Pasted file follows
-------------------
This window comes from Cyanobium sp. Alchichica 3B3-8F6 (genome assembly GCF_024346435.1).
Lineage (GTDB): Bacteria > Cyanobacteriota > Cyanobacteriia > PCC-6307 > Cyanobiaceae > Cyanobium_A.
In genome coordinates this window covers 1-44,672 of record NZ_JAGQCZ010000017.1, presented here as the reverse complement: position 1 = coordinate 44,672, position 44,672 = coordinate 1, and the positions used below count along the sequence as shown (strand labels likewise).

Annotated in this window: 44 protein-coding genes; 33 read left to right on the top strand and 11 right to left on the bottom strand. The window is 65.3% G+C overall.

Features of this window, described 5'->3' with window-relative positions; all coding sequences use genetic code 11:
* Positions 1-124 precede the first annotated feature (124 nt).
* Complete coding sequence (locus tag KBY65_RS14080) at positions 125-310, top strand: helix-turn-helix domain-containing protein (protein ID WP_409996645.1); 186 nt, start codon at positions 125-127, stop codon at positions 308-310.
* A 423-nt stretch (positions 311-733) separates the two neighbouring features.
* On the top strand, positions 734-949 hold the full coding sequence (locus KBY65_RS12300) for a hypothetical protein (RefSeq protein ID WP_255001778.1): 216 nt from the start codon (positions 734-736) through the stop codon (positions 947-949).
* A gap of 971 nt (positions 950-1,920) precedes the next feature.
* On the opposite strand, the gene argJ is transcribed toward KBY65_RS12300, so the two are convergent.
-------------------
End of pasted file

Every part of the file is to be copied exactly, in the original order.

This window comes from Cyanobium sp. Alchichica 3B3-8F6 (genome assembly GCF_024346435.1).
Lineage (GTDB): Bacteria > Cyanobacteriota > Cyanobacteriia > PCC-6307 > Cyanobiaceae > Cyanobium_A.
In genome coordinates this window covers 1-44,672 of record NZ_JAGQCZ010000017.1, presented here as the reverse complement: position 1 = coordinate 44,672, position 44,672 = coordinate 1, and the positions used below count along the sequence as shown (strand labels likewise).

Annotated in this window: 44 protein-coding genes; 33 read left to right on the top strand and 11 right to left on the bottom strand. The window is 65.3% G+C overall.

Features of this window, described 5'->3' with window-relative positions; all coding sequences use genetic code 11:
* Positions 1-124 precede the first annotated feature (124 nt).
* Complete coding sequence (locus tag KBY65_RS14080) at positions 125-310, top strand: helix-turn-helix domain-containing protein (protein ID WP_409996645.1); 186 nt, start codon at positions 125-127, stop codon at positions 308-310.
* A 423-nt stretch (positions 311-733) separates the two neighbouring features.
* On the top strand, positions 734-949 hold the full coding sequence (locus KBY65_RS12300) for a hypothetical protein (RefSeq protein ID WP_255001778.1): 216 nt from the start codon (positions 734-736) through the stop codon (positions 947-949).
* A gap of 971 nt (positions 950-1,920) precedes the next feature.
* On the opposite strand, the gene argJ is transcribed toward KBY65_RS12300, so the two are convergent.